„Later, at the reception, I watched as the two dark and light women flanked him, saw his eyes dart from side to side, saw how his hand cradled his drink, and his back arched slightly and stretched. Hal Wellmann, my boss and now Joe’s editor, was standing beside me, watching me look at Joe, and in a kind voice he said, „Don’t worry about that.“ I turned to him. „No?“ „No,“ said Hal. „Look, he’s feeling pretty full of himself. Anybody would.“ (...) Throughout the rest of the reception, Hal stayed beside me. (...) But for as many years as I needed him, Hal stayed with me at those cocktail parties, protecting me from something vague and threatening that was always in the room.“
Meg Wolitzer - The Wife (p. 115-116)
„Everyone needs a wife; even wives need wives. Wives tend, they hover. Their ears are twin sensitive instruments, satellites picking up the slightest scrape of dissatisfaction. Wives bring broth, we bring paper clips, we bring ourselves and our pliant, warm bodies. We know just what to say to the men who for some reason have a great deal of trouble taking consistent care of themselves or anyone else. „Listen,“ we say. „Everything will be okay.“ And then, as if our lives depend on it, we make sure it is.“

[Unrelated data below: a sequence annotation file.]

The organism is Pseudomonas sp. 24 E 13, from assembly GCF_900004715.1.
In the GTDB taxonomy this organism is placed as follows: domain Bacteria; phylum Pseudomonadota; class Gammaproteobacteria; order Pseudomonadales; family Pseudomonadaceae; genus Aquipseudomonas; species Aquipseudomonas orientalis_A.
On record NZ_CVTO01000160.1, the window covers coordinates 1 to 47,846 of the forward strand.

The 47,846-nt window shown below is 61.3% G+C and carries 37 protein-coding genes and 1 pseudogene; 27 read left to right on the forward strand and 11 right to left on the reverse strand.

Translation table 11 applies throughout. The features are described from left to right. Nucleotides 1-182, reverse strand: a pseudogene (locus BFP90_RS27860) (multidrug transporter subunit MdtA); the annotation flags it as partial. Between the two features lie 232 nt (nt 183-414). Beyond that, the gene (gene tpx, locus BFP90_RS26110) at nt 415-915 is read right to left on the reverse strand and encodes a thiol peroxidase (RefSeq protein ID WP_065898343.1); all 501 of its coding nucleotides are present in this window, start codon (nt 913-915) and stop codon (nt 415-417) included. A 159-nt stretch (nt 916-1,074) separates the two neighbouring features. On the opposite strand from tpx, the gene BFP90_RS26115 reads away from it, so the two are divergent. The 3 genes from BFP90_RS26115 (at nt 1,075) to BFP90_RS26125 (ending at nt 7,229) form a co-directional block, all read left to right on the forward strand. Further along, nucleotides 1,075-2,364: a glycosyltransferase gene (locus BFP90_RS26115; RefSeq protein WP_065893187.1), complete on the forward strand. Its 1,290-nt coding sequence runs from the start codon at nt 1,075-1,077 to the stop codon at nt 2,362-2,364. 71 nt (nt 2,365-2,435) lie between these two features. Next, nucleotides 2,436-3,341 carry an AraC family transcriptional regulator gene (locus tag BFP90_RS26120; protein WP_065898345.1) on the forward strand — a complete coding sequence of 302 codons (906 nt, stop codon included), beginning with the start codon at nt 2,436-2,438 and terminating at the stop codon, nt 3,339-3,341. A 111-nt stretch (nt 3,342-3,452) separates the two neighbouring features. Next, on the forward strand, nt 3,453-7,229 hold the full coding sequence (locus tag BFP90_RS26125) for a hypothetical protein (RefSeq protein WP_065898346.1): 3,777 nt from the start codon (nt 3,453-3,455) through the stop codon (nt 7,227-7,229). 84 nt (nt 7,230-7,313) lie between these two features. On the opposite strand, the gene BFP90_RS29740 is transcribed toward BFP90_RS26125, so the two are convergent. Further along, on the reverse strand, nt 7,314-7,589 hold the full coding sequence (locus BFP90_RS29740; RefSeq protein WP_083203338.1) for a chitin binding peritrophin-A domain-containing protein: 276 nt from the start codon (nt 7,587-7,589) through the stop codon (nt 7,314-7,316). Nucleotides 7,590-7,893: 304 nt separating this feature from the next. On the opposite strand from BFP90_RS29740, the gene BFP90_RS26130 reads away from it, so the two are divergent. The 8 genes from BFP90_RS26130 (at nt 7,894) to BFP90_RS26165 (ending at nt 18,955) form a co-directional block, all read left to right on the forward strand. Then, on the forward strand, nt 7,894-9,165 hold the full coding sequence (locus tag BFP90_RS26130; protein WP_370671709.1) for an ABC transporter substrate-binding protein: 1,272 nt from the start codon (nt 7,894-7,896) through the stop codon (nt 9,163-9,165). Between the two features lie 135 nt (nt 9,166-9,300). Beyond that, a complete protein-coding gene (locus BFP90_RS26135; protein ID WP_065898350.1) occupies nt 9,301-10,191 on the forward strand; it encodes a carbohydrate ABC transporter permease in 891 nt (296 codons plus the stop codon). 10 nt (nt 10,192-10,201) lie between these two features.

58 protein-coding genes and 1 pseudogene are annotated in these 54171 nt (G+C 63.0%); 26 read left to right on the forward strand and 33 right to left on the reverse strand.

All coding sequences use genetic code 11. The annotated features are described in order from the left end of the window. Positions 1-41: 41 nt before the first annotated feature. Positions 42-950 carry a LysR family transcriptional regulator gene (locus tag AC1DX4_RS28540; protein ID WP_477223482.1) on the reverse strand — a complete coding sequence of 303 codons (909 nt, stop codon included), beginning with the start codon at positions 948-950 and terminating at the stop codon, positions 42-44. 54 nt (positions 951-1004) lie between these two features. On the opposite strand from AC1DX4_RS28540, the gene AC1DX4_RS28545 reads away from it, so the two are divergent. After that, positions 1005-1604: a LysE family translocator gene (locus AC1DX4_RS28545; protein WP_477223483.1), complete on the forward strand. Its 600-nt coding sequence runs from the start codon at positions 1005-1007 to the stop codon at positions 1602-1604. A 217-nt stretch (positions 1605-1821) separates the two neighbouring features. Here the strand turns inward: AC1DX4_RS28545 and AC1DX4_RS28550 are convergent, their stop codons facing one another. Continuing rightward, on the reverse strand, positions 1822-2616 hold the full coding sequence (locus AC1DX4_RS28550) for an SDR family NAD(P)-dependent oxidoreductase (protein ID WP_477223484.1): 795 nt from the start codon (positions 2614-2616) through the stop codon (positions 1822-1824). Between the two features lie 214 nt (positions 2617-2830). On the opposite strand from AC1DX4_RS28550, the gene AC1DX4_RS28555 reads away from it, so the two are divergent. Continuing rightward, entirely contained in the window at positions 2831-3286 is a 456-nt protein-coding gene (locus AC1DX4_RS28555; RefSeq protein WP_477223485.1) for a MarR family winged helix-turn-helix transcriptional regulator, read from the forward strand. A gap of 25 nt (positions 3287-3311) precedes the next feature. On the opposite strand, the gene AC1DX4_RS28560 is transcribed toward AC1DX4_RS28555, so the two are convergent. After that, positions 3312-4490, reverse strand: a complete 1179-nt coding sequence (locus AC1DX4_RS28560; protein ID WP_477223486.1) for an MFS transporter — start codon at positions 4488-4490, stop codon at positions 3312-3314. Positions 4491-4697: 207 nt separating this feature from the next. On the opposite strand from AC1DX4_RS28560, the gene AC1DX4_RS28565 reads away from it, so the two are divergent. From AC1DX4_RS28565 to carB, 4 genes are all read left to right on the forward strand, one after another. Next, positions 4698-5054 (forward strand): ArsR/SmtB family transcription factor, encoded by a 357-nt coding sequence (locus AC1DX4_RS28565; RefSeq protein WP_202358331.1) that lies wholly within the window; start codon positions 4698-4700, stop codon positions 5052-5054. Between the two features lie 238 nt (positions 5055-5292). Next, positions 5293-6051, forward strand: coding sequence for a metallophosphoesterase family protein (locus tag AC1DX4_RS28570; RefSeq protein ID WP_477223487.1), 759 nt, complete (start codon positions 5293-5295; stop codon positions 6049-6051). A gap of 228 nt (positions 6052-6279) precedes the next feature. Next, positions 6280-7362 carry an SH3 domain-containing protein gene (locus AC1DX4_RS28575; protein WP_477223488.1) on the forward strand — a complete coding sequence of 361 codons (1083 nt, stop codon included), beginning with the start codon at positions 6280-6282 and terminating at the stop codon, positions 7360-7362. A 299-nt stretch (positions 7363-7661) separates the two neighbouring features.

Meg Wolitzer - The Wife (p. 184)
„But there were tiny cracks. He began to cheat in obvious ways. (...) I ignored it whenever I could. It never occurred to me to say, Okay, here’s your part of the deal: Control yourself.
Control yourself. But they can’t, these men, can they? Or can they, and we simply don’t require them to? I tried to force him every few years, confronting him and making demands, and he’s be vague and apologetic or perhaps defiant, insisting I was making it all up, at which point I thought it was better to drop the whole matter. What if he left? I knew I didn’t want that, so why harangue him since he seemed incapable of change?
„You should take a lover,“ my friend Laura suggested. (...) But I had no interest; Joe was more than I could take.“
Meg Wolitzer - The Wife (p. 205)